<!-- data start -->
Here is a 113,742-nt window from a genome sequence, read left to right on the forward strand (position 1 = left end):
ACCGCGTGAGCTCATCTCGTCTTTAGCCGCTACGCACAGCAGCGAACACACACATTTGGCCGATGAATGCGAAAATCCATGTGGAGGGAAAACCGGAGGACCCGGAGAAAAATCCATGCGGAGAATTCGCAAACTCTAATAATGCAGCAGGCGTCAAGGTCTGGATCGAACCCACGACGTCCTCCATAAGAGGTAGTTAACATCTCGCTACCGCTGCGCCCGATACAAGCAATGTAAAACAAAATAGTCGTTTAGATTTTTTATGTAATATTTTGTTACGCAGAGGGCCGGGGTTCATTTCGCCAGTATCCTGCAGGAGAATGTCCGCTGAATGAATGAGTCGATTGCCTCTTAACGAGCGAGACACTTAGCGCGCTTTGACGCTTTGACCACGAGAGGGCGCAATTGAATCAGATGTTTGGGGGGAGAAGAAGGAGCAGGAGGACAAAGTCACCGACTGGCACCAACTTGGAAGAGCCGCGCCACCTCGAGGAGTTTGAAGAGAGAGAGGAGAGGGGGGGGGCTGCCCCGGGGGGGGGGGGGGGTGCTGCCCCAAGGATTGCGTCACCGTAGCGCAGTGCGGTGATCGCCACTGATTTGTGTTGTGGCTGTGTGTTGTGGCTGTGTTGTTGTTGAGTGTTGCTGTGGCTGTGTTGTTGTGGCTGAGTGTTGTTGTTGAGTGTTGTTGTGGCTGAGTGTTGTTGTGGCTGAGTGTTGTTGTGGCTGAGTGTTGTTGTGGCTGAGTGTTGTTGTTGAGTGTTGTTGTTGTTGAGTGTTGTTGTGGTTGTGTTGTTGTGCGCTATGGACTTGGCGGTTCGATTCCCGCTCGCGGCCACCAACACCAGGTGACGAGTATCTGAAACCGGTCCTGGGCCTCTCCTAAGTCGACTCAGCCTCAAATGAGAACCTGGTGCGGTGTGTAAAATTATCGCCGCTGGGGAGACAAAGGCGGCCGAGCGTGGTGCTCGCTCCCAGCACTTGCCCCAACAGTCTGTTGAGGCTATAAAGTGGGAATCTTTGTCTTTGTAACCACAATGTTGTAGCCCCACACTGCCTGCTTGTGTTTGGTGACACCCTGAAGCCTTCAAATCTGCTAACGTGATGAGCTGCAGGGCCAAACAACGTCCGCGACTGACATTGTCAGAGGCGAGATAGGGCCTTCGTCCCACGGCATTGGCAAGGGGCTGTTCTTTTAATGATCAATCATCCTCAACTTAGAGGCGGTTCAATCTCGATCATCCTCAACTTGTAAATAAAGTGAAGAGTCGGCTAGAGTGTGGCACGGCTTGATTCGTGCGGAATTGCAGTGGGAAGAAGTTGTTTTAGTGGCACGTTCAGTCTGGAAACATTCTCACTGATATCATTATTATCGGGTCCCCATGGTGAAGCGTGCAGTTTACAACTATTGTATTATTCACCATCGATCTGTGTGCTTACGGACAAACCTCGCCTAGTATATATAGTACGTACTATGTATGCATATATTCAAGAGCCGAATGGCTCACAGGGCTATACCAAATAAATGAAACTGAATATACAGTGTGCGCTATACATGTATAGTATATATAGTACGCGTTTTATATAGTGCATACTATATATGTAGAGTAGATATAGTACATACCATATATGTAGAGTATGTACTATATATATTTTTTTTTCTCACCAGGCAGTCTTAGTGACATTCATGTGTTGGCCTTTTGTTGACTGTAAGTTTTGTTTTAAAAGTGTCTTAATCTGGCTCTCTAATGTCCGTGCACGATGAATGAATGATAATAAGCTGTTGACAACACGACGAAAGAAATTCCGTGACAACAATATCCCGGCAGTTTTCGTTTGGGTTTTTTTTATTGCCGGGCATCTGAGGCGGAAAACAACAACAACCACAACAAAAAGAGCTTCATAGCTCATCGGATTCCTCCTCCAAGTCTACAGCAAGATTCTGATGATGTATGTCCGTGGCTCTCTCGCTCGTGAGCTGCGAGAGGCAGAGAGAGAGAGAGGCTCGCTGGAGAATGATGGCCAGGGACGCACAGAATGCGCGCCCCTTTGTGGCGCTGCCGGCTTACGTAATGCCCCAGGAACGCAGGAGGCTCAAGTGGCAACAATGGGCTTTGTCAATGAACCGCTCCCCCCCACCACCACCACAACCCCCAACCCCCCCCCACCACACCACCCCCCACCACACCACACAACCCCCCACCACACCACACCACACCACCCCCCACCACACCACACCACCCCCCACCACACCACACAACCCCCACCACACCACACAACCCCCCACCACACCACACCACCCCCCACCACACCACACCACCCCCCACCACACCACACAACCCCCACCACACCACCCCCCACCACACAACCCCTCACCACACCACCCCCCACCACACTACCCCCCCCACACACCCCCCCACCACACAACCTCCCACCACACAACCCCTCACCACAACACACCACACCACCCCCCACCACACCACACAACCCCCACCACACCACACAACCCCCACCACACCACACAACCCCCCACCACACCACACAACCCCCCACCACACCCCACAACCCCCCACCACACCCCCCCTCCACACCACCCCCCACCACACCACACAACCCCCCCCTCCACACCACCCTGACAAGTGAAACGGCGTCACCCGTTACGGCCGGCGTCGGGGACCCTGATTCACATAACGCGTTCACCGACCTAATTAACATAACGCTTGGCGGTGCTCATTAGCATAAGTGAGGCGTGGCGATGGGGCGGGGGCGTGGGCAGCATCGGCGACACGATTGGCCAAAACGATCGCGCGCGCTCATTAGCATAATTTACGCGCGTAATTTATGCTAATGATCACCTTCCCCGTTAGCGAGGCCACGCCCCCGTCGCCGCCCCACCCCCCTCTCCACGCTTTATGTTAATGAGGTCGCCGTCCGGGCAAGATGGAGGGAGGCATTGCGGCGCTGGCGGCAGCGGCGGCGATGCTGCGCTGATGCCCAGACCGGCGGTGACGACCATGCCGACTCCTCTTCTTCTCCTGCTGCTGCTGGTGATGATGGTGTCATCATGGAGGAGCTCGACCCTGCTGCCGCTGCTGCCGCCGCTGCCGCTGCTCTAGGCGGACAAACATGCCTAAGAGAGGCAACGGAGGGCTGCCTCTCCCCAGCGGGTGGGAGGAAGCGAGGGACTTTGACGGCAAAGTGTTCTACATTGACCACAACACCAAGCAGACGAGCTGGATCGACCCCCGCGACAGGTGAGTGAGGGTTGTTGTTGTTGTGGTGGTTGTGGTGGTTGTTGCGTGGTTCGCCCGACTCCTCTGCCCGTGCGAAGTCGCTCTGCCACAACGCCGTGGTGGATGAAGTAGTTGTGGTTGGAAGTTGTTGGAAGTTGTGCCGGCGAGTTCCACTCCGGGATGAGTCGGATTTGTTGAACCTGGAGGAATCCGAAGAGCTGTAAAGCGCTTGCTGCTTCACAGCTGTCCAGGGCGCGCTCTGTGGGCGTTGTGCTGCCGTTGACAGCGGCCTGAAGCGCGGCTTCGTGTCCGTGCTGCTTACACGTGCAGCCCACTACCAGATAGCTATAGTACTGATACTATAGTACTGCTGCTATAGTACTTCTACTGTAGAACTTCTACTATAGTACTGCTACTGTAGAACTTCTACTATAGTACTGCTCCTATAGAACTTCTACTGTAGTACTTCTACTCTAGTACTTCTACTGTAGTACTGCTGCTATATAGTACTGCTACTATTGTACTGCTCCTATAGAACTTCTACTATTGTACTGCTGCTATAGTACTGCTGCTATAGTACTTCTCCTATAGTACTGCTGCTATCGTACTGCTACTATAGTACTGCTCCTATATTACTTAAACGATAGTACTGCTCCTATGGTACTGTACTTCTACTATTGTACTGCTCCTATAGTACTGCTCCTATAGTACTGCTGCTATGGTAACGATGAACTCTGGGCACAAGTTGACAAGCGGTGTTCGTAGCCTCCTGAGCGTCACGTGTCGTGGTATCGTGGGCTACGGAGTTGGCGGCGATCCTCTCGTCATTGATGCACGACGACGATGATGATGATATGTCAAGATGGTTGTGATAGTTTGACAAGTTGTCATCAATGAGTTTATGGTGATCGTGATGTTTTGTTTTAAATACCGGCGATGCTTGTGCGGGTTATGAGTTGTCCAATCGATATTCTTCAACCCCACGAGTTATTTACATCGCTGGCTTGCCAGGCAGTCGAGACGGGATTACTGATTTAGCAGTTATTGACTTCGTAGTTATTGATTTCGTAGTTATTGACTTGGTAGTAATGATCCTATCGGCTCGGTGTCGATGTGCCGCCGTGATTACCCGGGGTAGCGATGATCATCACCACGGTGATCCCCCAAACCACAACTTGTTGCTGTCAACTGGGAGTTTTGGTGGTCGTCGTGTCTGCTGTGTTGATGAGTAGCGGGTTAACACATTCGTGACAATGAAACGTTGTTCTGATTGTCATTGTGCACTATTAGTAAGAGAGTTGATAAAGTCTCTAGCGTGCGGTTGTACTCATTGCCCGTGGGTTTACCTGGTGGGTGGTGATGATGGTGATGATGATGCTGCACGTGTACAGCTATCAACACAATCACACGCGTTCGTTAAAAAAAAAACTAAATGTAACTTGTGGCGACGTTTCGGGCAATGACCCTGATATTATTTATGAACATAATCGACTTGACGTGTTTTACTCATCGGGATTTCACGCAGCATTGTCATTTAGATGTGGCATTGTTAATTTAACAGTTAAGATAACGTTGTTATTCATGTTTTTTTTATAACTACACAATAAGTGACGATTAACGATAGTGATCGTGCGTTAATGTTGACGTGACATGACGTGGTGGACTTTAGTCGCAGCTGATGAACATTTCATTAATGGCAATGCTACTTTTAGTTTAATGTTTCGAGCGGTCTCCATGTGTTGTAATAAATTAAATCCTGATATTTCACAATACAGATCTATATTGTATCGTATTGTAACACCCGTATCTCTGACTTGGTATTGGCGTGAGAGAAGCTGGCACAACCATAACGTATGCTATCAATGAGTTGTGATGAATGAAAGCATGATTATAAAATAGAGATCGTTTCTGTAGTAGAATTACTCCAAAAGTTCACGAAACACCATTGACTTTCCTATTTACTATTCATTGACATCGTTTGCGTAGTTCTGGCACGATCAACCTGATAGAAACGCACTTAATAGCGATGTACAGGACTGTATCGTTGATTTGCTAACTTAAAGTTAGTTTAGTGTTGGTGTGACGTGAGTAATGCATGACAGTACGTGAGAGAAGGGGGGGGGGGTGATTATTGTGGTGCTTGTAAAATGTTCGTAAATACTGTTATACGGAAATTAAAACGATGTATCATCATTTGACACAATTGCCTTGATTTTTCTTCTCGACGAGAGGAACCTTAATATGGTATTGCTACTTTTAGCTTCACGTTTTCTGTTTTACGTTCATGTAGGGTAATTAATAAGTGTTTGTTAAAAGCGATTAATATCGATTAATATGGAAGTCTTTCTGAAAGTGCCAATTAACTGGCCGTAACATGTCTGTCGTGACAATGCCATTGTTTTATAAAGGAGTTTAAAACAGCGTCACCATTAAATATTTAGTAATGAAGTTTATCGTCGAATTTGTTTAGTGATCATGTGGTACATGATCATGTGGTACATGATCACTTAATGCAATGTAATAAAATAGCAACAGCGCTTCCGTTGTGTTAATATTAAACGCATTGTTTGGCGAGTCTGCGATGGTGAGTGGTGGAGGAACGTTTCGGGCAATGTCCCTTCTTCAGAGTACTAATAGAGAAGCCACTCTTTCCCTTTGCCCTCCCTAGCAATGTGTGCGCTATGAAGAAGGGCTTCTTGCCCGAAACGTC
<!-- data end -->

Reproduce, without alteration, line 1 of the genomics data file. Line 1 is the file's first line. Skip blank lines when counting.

Here is a 113,742-nt window from a genome sequence, read left to right on the forward strand (position 1 = left end):